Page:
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Home :: Archive :: 2001 :: August ::
Re: Caesar's Revenge
The Shakespeare Conference: SHK 12.1948  Saturday, 4 August 2001

[1]     From:   John Briggs <
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        Date:   Friday, 3 Aug 2001 09:30:21 +0100
        Subj:   RE: SHK 12.1920 Re: Caesar's Revenge

[2]     From:   Stephen Dobbin <
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        Date:   Friday, 3 Aug 2001 10:05:22 +0100 (BST)
        Subj:   Caesar's Revenge: In Defense of Sams


[1]-----------------------------------------------------------------
From:           John Briggs <
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Date:           Friday, 3 Aug 2001 09:30:21 +0100
Subject: 12.1920 Re: Caesar's Revenge
Comment:        RE: SHK 12.1920 Re: Caesar's Revenge

Richard Kennedy writes:

>Nor do I know what that 1607 date might mean.

Well, here's a clue.  "Antony and Cleopatra" seems to have been the
smash hit of 1606.  (How is another question!)  And provoked Samuel
Daniel into revising his "Cleopatra".  And publishers into publishing
likely plays on the same theme ... or students into writing them...  I'm
not convinced that "Caesar's Revenge" is earlier than A&C.  Try looking
for parallels with "Coriolanus"!

John Briggs

[2]-------------------------------------------------------------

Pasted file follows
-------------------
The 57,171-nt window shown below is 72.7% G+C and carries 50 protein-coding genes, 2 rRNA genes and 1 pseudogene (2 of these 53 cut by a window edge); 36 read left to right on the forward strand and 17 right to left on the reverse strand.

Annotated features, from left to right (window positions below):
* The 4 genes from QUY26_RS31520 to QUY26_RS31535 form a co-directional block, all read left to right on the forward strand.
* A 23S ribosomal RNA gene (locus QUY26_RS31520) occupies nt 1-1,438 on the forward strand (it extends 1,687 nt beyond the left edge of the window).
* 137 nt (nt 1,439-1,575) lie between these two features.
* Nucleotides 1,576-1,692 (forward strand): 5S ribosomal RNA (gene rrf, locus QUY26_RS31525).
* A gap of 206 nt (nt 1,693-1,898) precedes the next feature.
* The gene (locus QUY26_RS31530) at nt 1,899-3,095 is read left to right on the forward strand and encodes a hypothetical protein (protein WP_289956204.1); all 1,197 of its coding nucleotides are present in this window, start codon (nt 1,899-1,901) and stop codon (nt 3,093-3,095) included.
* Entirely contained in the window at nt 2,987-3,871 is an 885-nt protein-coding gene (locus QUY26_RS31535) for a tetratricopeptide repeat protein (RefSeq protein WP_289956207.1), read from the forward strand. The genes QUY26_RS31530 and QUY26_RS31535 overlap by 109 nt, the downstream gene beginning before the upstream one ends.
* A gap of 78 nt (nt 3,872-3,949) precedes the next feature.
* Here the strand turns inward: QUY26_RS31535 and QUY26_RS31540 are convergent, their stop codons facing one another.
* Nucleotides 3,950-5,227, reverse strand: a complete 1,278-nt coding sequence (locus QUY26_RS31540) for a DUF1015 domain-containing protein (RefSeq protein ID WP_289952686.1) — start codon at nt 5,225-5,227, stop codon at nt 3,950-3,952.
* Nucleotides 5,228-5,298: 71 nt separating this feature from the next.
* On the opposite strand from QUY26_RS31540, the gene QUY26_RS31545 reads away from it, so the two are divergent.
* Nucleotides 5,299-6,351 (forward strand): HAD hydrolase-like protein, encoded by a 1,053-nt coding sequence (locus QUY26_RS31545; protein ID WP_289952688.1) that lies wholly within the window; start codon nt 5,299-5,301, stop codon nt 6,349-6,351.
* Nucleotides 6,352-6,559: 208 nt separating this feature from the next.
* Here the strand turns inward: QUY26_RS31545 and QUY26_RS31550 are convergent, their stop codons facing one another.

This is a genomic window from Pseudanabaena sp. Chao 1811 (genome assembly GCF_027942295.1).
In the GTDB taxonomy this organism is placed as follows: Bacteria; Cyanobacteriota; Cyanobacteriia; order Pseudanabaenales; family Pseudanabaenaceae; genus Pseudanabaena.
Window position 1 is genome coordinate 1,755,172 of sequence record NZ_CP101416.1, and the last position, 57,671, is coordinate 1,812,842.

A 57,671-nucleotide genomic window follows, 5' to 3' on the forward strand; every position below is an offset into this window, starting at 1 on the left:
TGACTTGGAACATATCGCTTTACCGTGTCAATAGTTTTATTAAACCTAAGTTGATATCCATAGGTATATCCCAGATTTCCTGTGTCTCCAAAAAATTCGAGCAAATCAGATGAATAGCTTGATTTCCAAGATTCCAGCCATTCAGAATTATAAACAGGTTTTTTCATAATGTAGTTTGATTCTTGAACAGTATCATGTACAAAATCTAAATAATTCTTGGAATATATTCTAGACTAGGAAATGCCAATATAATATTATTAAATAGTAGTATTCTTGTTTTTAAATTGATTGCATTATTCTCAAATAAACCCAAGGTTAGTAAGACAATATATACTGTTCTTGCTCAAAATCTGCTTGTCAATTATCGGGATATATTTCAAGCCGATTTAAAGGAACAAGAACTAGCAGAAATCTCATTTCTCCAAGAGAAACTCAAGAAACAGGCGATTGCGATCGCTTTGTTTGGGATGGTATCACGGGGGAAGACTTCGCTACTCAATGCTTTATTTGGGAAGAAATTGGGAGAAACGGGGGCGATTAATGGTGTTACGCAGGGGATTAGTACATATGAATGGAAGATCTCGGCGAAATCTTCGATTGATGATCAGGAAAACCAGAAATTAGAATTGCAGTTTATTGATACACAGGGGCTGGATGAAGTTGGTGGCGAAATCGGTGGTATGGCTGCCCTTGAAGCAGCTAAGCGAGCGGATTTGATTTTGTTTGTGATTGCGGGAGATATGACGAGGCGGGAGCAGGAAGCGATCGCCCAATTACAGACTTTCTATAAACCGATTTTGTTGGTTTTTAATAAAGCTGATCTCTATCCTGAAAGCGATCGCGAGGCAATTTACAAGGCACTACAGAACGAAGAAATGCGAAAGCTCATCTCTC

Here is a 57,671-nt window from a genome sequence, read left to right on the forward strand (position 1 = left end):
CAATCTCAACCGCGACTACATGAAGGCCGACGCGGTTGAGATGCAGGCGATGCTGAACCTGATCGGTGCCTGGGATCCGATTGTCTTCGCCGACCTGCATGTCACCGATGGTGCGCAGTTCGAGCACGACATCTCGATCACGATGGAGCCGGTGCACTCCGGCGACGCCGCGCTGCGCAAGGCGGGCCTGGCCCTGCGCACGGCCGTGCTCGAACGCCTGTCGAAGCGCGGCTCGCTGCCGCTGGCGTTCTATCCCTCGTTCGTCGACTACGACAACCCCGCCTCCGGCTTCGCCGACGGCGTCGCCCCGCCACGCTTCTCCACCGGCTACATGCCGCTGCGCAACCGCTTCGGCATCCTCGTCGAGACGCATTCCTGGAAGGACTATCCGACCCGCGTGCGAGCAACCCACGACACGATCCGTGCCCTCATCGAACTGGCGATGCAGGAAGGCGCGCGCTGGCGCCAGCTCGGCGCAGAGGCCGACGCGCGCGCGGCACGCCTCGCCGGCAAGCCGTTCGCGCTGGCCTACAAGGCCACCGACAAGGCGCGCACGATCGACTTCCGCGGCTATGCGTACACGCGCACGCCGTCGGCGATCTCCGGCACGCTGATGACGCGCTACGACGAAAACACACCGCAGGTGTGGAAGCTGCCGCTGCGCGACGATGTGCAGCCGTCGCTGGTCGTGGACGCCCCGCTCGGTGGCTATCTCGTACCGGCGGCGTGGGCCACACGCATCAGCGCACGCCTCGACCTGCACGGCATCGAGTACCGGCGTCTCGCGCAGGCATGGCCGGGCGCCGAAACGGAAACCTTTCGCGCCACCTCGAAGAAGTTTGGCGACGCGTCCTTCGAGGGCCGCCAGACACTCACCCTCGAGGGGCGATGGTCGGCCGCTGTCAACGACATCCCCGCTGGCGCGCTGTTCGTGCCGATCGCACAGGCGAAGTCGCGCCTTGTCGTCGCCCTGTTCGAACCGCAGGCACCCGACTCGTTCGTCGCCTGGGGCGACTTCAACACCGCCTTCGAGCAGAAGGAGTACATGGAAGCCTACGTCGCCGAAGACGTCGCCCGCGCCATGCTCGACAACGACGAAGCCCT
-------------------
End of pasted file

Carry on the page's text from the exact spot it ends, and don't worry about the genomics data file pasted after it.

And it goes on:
From:           Stephen Dobbin <
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Date:           Friday, 3 Aug 2001 10:05:22 +0100 (BST)
Subject:        Caesar's Revenge: In Defense of Sams.

Mike Jensen writes, re Caesar's Revenge "Eric Sams can show more
parallels than this for *Ironsides* and all of *Edward III*, but not
convincingly."

I haven't read Sams' edition of *Edward III* but I did read his
*Ironsides* and my question is: how much more do you need to find an
argument convincing? The sheer number of parallels Sams raises, the way
he groups and classifies them, in particular (if I remember correctly)
the mistakes and misinterpretations in biblical allusion shared by
Shakespeare and the author of Ironsides made, for me, a very strong case
for keeping an open mind about Shakespeare's hand in its authorship. I
admit I was out of the 'Shakespeare loop' when Sams' edition was
published, but since then I have seen it dismissed more often than I
have seen it refuted.

Imagine if *Titus Andronicus* or *Love's Labours* were only extant in
anonymous quarto editions and not mentioned by Meres, etc. Are we so
very confident we could make a more convincing case for Shakespeare's
authorship of those plays than Sams makes for Ironsides.

Incidentally, my ever creative spell-checker prefers 'Tiptoes'
Andronicus and, on reflection, so do I.

Stephen Dobbin

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